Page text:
Lulu never bothers anyone. She's a little foxy-looking thing, probably 30 pounds or less. I've only heard her bark once (delivery guy was at the door and we didn't notice). She loves cuddles but is too shy to ask for them. And if too many people pay attention to her she gets the shakes. It took a month for her to really warm up to us.

When I take her out, the reactions vary between friendly interest and overwrought terror. People will make a big deal of walking in the street to avoid her. I have a neighbor who - if she opens her door as we're heading out - will grumble "ai-yo" and shut it to avoid Lulu. Another guy snapped his fingers repeatedly in her face after he saw me snap to signal her to sit, then asked if she bites (making "YAR YAR!" sounds and gesticulating with his hands). I walked past an old lady once who kicked a kitten hard in the gut to get it farther away from Lulu (who was paying no attention). 

Sometimes in the elevator I can tell everyone is nervous because she's obviously a former street dog, not some cutesy lapdog, and they're afraid of her. Then they'll get all wondrous and amazed when I tell her to sit and ... she does it. Then a lot of people say, "Wow, your dog is really smart!" Um, not exactly.

A lot of Chinese people don't train their dogs. So I guess I understand where, if some unpredictable foreigner has a mutt, you might be afraid what it will do. My coworker was dog-sitting this teddy bear poodle. It was totally adorable, but had absolutely no manners. It didn't know how to sit, didn't know how to come, it was totally crazy. He said the owners keep it in a cage all day because it poops everywhere and tears stuff up. 

Pet culture is pretty new to China. And I suppose it's a good thing. Animals will be better off when people understand them better and care how they're treated. But suffice it to say, while the international travel will be stressful, I think Lulu will be better off in the long run as an expat dog.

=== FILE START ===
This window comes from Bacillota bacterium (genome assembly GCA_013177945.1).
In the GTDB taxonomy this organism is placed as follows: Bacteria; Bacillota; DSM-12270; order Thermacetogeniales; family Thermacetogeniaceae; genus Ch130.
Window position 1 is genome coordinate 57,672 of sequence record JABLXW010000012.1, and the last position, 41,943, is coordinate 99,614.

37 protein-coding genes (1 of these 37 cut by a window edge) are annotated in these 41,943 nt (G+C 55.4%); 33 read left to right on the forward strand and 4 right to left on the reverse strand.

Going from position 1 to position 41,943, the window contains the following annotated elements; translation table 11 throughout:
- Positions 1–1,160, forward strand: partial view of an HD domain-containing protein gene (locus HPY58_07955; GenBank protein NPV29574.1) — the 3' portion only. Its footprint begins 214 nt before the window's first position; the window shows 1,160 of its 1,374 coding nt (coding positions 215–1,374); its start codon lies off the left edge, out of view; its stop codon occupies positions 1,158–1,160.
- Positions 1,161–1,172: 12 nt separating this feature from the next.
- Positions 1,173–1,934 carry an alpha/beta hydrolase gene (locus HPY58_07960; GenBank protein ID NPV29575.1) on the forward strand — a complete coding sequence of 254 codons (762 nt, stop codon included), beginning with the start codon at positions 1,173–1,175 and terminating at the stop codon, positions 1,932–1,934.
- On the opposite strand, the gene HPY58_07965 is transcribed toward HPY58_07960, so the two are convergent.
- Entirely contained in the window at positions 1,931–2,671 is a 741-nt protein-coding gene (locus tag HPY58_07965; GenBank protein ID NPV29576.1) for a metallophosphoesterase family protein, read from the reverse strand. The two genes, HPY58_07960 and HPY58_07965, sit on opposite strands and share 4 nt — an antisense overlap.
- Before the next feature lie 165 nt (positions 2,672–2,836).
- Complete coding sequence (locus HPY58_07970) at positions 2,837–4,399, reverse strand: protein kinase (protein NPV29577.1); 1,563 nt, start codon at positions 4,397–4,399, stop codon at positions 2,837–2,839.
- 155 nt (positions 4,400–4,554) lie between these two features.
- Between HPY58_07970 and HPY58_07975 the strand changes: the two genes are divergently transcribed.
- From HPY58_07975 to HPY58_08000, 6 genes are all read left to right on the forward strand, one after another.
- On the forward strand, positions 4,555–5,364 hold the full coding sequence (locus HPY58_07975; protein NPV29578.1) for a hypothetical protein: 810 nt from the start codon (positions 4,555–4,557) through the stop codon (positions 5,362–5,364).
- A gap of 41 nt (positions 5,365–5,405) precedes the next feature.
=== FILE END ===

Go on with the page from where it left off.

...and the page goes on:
Friday, November 4, 2011

Internet, you'll be the death of me yet

Usually, I come to work all fresh and energized, ready to do ten things at once, get my grind on, be productive. But then this week, all that can-do energy was sucked away in the torturous time vortex of stalled browser windows. Everyone is having Internet issues this week. It's really, really, really slow. We imagine it's because someone who works in an unmarked concrete block in Beijing is tinkering with the old firewall. What a jerk. Probably clocks-in twirling his mustache and wearing a big black cape. I'm working on a complicated story right now and I haven't been able to complete basic background research because of this.

Other news:

I had a painful sinus thing yesterday. Props to Nyquil for taking care of that.

Halloween was a blast. Jess went as Carrot Top. Sam went as a homeless man (he does that every year because it comes easy). James and I went as flashers (think trench coat, sunglasses, plus pixelated junk taped over our junk). I was going to be a cosplay maid, but my wig didn't come on time. On Friday night we went to a charity party our friends put on at a club. The original idea was to do a costume parade between two bars, but the powers that be saw the word "parade" in the flyers and squelched that ("you don't have a permit!"). Then they came to the club and were really overbearing - police inspecting all the charity banners for anything potentially subversive.

I miss Taiwan. I'm hoping James and I will get a chance to visit over a weekend sometime in the next 6 months or so.

I just finished reading Out of Mao's Shadow. Depressing. But good. But depressing.

I think my blog would be wildly more entertaining if I had a less brain-intensive job. Maybe I should revert to English teaching.